A year ago, Arion Lewis was not even a varsity basketball player.
He was a player on the Roman Catholic junior varsity roster, to his dismay.
Now, at Valley Forge, he’s shining in a much bigger role as the star point guard for head coach Francis Bowe.
“It is a luxury to coach him,” Bowe said. “He’s only getting better, which is scary because he’s only a junior. So it’s going to be really interesting to see what he does in the future, because he’s playing some great basketball.”
On Tuesday night, Lewis led the way again for the Trojans, scoring 25 points in a 69-50 win over Lower Moreland.
For Lower Moreland, it was senior guard Nick Smolda leading the way with nine points while shooting 3-of-5 (2-2 on three pointers) from the field.
In addition to his tremendous shooting -- he shot 7-of-14 (4-9 from beyond the arc) -- Lewis’s handles were on a different level, making Lower Moreland defenders miss and having his way getting to the rim all night.
Lewis’ intelligence shows itself on the floor. The entire offense runs through the lean, 6-foot-4 guard, and his strong shooting ability and extraordinary court vision plays a big role in the Trojans’ continued success.
Lewis has basketball in his blood from as far back as he can remember. His father, James Lewis, is the head coach at Del-Val Charter in Philly, and formerly spent seven seasons as head coach at Philly Electric.
“I’ve been playing basketball ever since I was born,” Lewis said.
Having your dad as a coach can certainly help with basketball IQ.
“He’s a cerebral kid; he thinks the game, he knows the game and it reflects on the court and I don’t have to say half the things to him as I do to many kids because he knows,” Bowe said.
Lewis’s transition to both Valley Forge and playing basketball at the varsity level have both gone smoothly.
“He blends right in, it wasn’t like he came in and demanded the ball, he’s a team player first,” Bowe said. You can tell he set everybody up in the first quarter, he got everybody touches early, and then when the game gets going he gets going.”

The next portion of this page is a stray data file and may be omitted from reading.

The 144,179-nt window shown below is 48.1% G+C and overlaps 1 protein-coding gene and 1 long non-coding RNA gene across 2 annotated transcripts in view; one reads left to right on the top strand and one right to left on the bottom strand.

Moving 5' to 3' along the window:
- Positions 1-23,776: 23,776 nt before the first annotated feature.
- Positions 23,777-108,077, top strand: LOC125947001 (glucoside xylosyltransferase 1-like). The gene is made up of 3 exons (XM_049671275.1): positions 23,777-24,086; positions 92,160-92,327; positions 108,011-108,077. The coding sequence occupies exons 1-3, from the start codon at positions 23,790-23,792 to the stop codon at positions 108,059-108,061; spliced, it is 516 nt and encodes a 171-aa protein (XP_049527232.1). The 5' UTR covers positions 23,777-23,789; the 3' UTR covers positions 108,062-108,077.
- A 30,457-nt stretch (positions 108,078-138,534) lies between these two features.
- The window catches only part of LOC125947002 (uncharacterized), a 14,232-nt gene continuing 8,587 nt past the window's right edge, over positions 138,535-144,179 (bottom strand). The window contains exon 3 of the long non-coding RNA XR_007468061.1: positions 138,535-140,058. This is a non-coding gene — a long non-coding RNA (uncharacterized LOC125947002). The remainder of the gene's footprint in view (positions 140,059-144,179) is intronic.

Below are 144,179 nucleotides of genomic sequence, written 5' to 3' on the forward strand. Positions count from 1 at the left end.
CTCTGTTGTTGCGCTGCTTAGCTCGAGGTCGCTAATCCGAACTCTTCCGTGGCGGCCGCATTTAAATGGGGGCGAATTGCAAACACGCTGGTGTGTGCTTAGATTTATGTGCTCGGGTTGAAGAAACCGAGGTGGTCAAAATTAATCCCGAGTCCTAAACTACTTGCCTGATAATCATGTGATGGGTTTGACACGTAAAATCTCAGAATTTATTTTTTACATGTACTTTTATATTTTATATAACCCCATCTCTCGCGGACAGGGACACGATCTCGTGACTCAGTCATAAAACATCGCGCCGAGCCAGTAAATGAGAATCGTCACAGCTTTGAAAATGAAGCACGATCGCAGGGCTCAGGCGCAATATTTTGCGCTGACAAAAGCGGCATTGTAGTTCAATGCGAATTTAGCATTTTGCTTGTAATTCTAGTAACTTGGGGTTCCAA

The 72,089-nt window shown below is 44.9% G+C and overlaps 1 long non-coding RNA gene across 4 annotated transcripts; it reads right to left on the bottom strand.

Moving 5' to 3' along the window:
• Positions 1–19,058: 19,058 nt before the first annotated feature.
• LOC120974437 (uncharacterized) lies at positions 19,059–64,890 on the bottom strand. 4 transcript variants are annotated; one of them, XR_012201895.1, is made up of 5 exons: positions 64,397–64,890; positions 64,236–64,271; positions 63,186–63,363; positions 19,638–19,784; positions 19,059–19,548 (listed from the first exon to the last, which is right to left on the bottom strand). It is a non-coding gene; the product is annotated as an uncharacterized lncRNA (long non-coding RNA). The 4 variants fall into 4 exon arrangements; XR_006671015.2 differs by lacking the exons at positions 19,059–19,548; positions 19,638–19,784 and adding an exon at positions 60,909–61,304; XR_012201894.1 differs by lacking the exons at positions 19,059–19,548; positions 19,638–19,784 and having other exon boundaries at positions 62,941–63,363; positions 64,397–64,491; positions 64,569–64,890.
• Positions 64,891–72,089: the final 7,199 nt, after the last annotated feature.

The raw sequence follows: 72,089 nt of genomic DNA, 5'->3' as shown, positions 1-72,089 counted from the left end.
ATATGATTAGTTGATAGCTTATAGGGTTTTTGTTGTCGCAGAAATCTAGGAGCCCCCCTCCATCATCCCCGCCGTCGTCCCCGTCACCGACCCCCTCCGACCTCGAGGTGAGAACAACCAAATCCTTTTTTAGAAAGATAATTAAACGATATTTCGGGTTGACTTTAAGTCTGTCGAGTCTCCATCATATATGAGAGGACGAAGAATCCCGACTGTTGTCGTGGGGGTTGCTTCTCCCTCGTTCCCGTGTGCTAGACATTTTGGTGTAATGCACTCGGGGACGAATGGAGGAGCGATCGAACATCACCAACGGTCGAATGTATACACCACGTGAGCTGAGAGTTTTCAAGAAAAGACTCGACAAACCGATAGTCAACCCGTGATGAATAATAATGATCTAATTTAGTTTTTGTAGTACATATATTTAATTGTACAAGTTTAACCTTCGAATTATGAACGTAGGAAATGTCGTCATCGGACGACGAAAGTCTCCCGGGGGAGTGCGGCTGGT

Lewis feels the transition process has been all he could ask for.
“I didn’t feel like I was getting the right treatment over there (at Roman Catholic), and I feel they give me a better opportunity here,” he said.
Lewis was not however, the only one to shine for the Trojans on Tuesday. Their 6-10 big man, Abraham Deng, had a double-double, finishing the game with 16 points and 11 rebounds.
“I’ve been doing this coaching thing for a while and you just don’t get kids like him, you just don’t,” Bowe said.
After a slow start for the Trojans on their homecourt, it was a slam dunk by Deng, followed by a Myles Bunyon 3-pointer that sparked the offense and initiated the rout. After that dunk, the Trojans went on a 14-0 run, and never looked back.
Leading by just 11 at the break, the door was still open for the Lions to mount a second half comeback. But by the 4:30 mark of the third quarter, the Trojans lead had ballooned to 20, thanks to Lewis’ sharpshooting.
In addition to entering double figures in both points and rebounds, Deng capped off his night with a few signature blocks as well, much to the delight of the crowd on hand in Valley Forge’s Price Hall.
Deng has been playing at a high level, getting the attention of Division I programs such as Temple, St. Joe's and most recently La Salle, all of whom have offered him.
Will Colleran (7 points), Rye Ahronson (7) and Alex Panayides (5) rounded out the scoring for Valley Forge.
The win improved Valley Forge’s record to 10-3 (5-1), and it came against a Lower Moreland team that was league champion last season. The Lions 6-3 (4-1) had to replace the league's 2x MVP, Danny Duffy, who is now playing at Gettysburg College.
“This game is a momentum booster for us,” Bowe said. “To beat a quality team and well-coached team like that who has a really good program, it does wonders for us in the future.”